The “PAX6 Mutation Database” ( catalogs all reported mutations in PAX6 and had, until its last update in 2018, nearly 500 unique variants registered. Intragenic mutations cover ~96% of variants in the database, while the remaining 4% represent the whole gene deletions or variants described in 5’ and 3’ regulatory regions. 80% of intragenic mutations are spread through the complete coding sequence of the gene, but the majority seem to be located within exon 5, 6 and 9, which represent the paired (5 and 6) and homeo- (9) domains of PAX6 protein. While considering the mutation type, the most common intragenic mutations that were observed in PAX6 are nonsense (39%), followed by frameshifts (27%), missense (12%), splice site (15%), small indels (2%), and C-terminal extension (or run-ons) (2%) (Figure 3) [15,78].

4.1. Premature Termination Codon (PTC) Mutations—Nonsense, Frameshift, and Splice Site Variants

Nucleotide changes that introduce a premature termination codon (PTC) are the most common mutations that are found in PAX6. Nonsense, frameshift (out of frame insertions or deletions), and most splice site mutations result in the insertion of a PTC and the consequent termination of translation, accounting for 65–70% of all PAX6 mutations in the database (Figure 3A). Patients with PTC variants tend to present classical aniridia phenotype [15].
Although PTC mutations were first thought to cause truncated proteins with a dominant negative effect, it is now accepted that mRNA transcripts containing PTCs located until 50 bp upstream of the last exon junction may be subjected to nonsense-mediated decay (NMD) [79]. Hence, PTCs in PAX6 mostly result in the degradation of the mutated transcript and the consequent loss of 50% of PAX6 protein levels [15,80]. Four specific nonsense variants are the most common PTC mutations and they account for more than 20% of all entries in the database: c.607C>T, p.Arg203* (exon 8); c.718C>T, p.Arg240* (exon 9); c.781C>T, p.Arg261* (exon 10); and, c.949C>T, p.Arg317* (exon 11) [15]. These mutations are located in known methylated CpG islands in exons 8–13, which constitute mutational “hotspots” for aniridia [78].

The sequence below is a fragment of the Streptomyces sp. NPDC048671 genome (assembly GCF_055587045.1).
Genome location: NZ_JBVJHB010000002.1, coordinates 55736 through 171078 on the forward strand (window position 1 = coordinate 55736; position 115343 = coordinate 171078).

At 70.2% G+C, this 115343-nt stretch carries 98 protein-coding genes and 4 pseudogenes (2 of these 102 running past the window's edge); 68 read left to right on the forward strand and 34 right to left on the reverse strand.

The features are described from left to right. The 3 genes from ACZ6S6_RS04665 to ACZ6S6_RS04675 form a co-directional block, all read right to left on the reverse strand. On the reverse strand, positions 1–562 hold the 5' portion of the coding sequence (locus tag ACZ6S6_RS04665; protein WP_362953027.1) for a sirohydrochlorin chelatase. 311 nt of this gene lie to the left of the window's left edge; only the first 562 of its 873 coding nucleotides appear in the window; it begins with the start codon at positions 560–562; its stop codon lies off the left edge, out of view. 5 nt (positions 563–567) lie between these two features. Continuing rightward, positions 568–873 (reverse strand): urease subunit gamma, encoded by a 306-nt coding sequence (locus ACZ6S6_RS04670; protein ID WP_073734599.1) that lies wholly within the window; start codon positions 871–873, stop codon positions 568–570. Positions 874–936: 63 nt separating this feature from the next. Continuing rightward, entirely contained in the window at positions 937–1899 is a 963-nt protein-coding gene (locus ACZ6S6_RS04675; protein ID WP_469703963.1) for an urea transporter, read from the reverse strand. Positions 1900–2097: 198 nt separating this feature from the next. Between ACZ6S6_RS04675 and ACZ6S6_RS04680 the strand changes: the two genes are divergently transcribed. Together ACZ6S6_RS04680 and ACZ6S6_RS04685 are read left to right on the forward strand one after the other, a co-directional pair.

Further evidence that NMD is acting on PTC-containing PAX6 transcripts is the absence of these variants at the 3’ end of the gene [78]. PTCs in this region are expected to escape NMD and they would result in truncated proteins with a possible dominant negative effect and more severe phenotypes [81,82]. However, within the region that was predicted to escape NMD, i.e., the last 50 bp from exon 12 and exon 13, there are no nonsense mutations reported aside from c.1183G>T (p.Gly395*) in the last nucleotide of exon 12, but with predicted mRNA missplicing [83], and all frameshift changes are predicted to cause C-terminal extensions [78].

4.2. C-Terminal Exptension (CTE) Variants

Frameshift or point mutations in PAX6 that alter the stop codon location and allow for translation to continue into the 3’UTR region are less frequent than the variants described earlier, with only 13 entries being reported. Large aniridia cohort studies show that CTEs are associated with aniridia-like phenotypes, with a severity comparable to PTC-causing variants [84,85,86]. These observations seem to suggest that CTE mutations also generate PAX6 haploinsufficiency; however, NMD does not degrade these transcripts, since there is no PTC introduced, which means that these changes should indeed produce a longer protein that would most likely be unstable with the affected PST domain transactivation activity. The mechanisms of how CTE mutations cause haploinsufficiency are still unexplained.

4.3. Missense Variants